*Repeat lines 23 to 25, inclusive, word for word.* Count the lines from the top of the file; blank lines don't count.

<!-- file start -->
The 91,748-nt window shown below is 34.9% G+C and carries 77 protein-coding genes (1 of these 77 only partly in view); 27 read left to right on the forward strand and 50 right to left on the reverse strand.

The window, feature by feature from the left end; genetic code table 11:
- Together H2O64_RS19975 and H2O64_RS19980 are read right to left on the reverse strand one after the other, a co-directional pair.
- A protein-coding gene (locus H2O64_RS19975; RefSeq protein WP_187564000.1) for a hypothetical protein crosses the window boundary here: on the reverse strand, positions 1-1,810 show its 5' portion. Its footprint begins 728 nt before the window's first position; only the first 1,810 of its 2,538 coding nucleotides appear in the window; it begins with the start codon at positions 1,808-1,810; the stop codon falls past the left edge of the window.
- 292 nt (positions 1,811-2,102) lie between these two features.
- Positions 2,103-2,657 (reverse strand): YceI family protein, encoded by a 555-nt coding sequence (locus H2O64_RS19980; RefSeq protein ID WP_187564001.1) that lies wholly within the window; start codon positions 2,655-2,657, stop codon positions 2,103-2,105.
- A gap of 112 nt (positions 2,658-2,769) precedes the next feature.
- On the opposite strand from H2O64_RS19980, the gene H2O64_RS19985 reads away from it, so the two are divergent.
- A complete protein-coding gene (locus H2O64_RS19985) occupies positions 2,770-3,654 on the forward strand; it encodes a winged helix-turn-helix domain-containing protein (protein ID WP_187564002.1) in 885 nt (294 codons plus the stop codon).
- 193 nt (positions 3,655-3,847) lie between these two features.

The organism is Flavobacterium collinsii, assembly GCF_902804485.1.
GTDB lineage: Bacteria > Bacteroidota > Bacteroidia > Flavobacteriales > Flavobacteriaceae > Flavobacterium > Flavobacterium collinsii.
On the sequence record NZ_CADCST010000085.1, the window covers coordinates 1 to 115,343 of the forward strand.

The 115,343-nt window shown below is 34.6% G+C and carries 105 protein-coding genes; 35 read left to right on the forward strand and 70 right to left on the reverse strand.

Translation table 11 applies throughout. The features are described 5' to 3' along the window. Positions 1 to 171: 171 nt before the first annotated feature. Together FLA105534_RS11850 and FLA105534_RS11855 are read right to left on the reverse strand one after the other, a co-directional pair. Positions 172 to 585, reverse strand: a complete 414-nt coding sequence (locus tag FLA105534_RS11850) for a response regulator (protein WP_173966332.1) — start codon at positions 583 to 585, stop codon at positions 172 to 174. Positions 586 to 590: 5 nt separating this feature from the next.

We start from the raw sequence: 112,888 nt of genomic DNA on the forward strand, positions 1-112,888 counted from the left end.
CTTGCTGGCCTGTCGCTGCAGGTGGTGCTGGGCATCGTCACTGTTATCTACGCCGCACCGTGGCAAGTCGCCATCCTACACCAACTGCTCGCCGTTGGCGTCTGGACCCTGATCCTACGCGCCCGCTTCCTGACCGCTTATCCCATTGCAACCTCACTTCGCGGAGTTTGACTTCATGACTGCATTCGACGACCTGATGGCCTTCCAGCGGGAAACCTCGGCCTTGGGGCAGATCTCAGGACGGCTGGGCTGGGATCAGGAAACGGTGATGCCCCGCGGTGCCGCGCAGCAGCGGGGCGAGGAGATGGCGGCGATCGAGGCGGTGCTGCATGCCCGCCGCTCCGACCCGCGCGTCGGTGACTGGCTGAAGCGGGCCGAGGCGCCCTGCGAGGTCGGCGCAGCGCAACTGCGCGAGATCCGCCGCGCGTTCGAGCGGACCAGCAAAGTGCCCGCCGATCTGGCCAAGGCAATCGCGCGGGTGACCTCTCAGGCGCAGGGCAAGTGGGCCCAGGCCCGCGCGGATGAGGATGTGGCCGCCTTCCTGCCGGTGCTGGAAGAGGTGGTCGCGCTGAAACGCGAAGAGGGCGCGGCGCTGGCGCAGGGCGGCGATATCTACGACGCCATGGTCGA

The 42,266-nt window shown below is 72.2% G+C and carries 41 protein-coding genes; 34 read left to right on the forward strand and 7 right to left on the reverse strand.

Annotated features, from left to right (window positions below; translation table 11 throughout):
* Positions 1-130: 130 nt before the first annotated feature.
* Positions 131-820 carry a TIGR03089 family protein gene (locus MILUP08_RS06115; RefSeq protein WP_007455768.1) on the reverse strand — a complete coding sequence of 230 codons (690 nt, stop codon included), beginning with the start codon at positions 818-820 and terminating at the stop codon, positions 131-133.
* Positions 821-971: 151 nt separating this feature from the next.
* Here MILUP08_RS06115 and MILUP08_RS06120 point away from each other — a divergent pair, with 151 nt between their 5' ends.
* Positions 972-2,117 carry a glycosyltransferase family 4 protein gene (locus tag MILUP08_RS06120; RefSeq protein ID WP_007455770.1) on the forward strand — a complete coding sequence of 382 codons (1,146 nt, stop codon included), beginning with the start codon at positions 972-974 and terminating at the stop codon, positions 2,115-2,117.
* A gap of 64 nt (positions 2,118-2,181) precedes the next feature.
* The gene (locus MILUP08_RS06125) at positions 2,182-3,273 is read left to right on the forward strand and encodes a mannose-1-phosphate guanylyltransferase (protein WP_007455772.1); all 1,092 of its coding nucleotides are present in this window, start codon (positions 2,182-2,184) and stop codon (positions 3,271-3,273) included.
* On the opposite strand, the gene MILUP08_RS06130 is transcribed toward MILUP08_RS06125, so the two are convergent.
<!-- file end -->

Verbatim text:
* Here MILUP08_RS06115 and MILUP08_RS06120 point away from each other — a divergent pair, with 151 nt between their 5' ends.
* Positions 972-2,117 carry a glycosyltransferase family 4 protein gene (locus tag MILUP08_RS06120; RefSeq protein ID WP_007455770.1) on the forward strand — a complete coding sequence of 382 codons (1,146 nt, stop codon included), beginning with the start codon at positions 972-974 and terminating at the stop codon, positions 2,115-2,117.
* A gap of 64 nt (positions 2,118-2,181) precedes the next feature.